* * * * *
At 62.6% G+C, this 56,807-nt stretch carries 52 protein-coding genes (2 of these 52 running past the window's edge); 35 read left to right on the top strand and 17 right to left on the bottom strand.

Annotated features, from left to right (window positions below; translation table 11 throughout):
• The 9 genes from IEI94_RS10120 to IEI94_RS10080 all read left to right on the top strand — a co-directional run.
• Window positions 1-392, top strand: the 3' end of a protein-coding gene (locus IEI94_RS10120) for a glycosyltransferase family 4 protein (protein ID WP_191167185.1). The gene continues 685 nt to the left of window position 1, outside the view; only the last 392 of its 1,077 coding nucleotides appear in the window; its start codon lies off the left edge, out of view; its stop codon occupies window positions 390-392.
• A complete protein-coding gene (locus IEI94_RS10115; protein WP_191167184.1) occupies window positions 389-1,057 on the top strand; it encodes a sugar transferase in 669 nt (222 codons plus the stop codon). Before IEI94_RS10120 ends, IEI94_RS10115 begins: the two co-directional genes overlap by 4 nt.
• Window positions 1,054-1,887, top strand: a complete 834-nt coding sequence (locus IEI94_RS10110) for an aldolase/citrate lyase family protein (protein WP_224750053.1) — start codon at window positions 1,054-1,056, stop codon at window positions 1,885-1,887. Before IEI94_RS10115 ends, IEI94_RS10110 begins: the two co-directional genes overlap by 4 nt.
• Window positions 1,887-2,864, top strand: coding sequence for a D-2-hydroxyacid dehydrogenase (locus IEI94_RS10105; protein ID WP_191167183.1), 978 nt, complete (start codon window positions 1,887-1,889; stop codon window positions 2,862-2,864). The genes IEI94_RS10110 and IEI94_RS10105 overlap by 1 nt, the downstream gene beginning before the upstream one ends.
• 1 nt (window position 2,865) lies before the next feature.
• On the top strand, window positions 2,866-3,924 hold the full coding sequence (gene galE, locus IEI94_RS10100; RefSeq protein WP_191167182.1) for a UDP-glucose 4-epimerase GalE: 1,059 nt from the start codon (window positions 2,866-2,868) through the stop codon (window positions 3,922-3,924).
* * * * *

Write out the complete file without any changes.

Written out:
At 62.6% G+C, this 56,807-nt stretch carries 52 protein-coding genes (2 of these 52 running past the window's edge); 35 read left to right on the top strand and 17 right to left on the bottom strand.

Annotated features, from left to right (window positions below; translation table 11 throughout):
• The 9 genes from IEI94_RS10120 to IEI94_RS10080 all read left to right on the top strand — a co-directional run.
• Window positions 1-392, top strand: the 3' end of a protein-coding gene (locus IEI94_RS10120) for a glycosyltransferase family 4 protein (protein ID WP_191167185.1). The gene continues 685 nt to the left of window position 1, outside the view; only the last 392 of its 1,077 coding nucleotides appear in the window; its start codon lies off the left edge, out of view; its stop codon occupies window positions 390-392.
• A complete protein-coding gene (locus IEI94_RS10115; protein WP_191167184.1) occupies window positions 389-1,057 on the top strand; it encodes a sugar transferase in 669 nt (222 codons plus the stop codon). Before IEI94_RS10120 ends, IEI94_RS10115 begins: the two co-directional genes overlap by 4 nt.
• Window positions 1,054-1,887, top strand: a complete 834-nt coding sequence (locus IEI94_RS10110) for an aldolase/citrate lyase family protein (protein WP_224750053.1) — start codon at window positions 1,054-1,056, stop codon at window positions 1,885-1,887. Before IEI94_RS10115 ends, IEI94_RS10110 begins: the two co-directional genes overlap by 4 nt.
• Window positions 1,887-2,864, top strand: coding sequence for a D-2-hydroxyacid dehydrogenase (locus IEI94_RS10105; protein ID WP_191167183.1), 978 nt, complete (start codon window positions 1,887-1,889; stop codon window positions 2,862-2,864). The genes IEI94_RS10110 and IEI94_RS10105 overlap by 1 nt, the downstream gene beginning before the upstream one ends.
• 1 nt (window position 2,865) lies before the next feature.
• On the top strand, window positions 2,866-3,924 hold the full coding sequence (gene galE, locus IEI94_RS10100; RefSeq protein WP_191167182.1) for a UDP-glucose 4-epimerase GalE: 1,059 nt from the start codon (window positions 2,866-2,868) through the stop codon (window positions 3,922-3,924).